A chorus of voices has arisen calling for the closure of Macau Canidrome. Local media Lusa news agency reports that economists have joined the debate along with community leaders and animal rights activists. Their contention is that greyhound racing and its attendant alleged abuses belongs to a previous culture of Macau and that the venue is no longer economically viable nor necessary.
Local economist José Luís Sales Marques, a well lettered and highly respected Macau civic leader, said in a statement to Lusa, that dog racing is a completely extemporaneous activity that gives Macau a bad image, and that the Canidrome should be closed.
The racing and betting facility’s license expired last year, but officials gave SJM Executive Director, Angela Leong On Kei a one year renewal after she seemingly made a successful argument that the canidrome had ‘a history and contributed to the local economy’.
The Macau Canidrome is the only licensed greyhound track in Asia, according to Macau Business Daily, who said that revenues there represent only 0.05 per cent of the SAR’s total gaming revenue, and have been falling since at least 2010.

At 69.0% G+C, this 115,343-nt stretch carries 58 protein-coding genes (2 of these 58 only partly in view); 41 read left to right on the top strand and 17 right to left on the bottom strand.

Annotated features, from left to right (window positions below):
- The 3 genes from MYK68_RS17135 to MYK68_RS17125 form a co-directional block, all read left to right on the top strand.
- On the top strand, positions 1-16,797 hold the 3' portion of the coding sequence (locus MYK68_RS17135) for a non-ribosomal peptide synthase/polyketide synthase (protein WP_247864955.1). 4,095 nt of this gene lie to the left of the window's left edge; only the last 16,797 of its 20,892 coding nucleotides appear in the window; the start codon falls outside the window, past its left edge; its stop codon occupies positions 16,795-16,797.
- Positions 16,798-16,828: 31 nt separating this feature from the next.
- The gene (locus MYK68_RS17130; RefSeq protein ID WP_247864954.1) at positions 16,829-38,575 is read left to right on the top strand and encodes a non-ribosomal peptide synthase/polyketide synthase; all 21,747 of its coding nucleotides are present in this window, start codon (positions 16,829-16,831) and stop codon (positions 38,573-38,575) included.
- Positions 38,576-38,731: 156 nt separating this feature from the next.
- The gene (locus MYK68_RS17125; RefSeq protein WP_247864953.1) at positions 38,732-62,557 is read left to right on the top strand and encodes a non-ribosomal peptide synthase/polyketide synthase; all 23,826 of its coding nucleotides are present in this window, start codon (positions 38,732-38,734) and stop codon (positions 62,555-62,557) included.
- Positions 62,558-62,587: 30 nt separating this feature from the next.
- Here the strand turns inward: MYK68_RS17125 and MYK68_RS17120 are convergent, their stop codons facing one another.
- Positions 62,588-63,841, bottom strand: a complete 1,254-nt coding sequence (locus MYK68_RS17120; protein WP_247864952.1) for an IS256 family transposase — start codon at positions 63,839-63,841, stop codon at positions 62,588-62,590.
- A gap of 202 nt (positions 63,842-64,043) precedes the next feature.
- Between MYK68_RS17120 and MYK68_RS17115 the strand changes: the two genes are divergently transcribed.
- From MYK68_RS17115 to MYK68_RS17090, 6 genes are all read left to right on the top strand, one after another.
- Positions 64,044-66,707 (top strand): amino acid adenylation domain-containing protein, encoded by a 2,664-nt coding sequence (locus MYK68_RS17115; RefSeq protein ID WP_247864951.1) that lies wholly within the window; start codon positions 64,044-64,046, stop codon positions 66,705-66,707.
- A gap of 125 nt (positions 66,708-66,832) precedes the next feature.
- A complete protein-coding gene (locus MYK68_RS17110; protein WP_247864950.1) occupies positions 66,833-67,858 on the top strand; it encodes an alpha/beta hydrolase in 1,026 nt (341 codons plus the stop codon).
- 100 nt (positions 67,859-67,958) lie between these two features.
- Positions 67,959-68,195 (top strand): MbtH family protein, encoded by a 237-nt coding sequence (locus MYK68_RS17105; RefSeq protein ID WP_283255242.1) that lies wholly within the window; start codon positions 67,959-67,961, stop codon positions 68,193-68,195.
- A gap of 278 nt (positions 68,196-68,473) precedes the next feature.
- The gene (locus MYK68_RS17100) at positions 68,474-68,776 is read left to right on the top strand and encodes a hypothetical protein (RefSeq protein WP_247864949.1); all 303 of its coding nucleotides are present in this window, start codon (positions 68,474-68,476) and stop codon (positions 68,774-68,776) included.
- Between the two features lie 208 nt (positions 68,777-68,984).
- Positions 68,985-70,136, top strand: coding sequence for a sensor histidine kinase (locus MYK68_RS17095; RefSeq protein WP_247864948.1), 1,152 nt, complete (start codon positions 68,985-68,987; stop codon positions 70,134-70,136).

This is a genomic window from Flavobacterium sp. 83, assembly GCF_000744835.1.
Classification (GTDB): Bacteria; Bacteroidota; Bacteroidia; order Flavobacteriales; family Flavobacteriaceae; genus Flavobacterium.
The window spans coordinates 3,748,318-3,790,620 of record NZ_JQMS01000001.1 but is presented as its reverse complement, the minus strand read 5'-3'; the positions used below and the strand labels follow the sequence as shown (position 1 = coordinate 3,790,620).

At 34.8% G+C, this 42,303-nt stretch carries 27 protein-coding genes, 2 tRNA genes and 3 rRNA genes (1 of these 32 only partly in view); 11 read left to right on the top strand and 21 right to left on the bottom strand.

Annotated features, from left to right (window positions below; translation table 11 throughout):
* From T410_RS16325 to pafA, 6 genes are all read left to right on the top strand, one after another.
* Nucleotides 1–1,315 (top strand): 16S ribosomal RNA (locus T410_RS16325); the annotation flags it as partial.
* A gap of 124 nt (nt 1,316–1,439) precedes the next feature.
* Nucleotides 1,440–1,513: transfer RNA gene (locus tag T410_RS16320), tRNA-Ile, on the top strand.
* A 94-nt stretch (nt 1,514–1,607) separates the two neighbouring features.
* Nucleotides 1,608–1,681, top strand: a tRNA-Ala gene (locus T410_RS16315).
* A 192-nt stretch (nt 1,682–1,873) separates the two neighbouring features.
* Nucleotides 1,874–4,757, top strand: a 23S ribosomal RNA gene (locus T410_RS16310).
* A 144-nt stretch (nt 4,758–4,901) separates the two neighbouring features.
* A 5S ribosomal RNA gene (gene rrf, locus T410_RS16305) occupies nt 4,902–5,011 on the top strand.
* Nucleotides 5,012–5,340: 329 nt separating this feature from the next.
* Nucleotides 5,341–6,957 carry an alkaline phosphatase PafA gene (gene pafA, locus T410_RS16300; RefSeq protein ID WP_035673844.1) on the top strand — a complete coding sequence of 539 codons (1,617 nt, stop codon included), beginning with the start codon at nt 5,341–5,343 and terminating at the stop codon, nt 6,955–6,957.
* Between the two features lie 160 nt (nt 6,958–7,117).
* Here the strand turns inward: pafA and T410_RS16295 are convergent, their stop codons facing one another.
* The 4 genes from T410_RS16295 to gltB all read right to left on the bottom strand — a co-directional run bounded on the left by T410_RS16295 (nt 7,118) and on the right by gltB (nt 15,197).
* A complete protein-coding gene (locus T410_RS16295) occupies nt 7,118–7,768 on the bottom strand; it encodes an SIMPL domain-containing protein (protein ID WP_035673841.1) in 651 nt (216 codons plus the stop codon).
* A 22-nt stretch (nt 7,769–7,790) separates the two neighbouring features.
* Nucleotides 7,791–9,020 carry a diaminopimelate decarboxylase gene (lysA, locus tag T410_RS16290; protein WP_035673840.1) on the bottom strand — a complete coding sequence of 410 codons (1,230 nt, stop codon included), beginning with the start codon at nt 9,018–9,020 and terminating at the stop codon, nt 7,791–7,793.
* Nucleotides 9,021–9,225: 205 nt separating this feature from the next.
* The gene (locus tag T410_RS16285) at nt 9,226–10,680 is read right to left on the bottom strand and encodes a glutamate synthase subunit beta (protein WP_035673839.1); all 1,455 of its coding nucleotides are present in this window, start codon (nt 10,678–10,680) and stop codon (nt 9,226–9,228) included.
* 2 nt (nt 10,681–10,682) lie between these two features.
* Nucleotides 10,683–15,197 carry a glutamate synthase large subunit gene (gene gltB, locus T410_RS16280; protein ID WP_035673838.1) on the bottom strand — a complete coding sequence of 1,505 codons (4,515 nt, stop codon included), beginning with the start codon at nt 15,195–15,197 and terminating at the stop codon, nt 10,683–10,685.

The canidrome belongs to an era before Macau became the world’s largest gaming zone, a time in the 1960’s and 1970’s when lawlessness ruled the former Portuguese enclave, and before the industry was regulated by the Gaming Inspection and Co-ordination Bureau (DICJ). At that time there were not as many entertainment or gambling options, and people’s sensibilities and sympathies toward sporting animals were not as developed or refined.
Greyhound racing as a betting sport has seen a tremendous decline around the world in recent decades. The practice is currently illegal in at least 39 U.S. states, 4 states have closed all tracks without enacting law, and 7 states still allow. Some jurisdictions, such as Australia’s Greyhound Racing NSW, highly regulate all elements of greyhound racing.
The Macau (Yat Yuen) Canidrome‘s license will expire December 31, 2016 unless extended or renewed.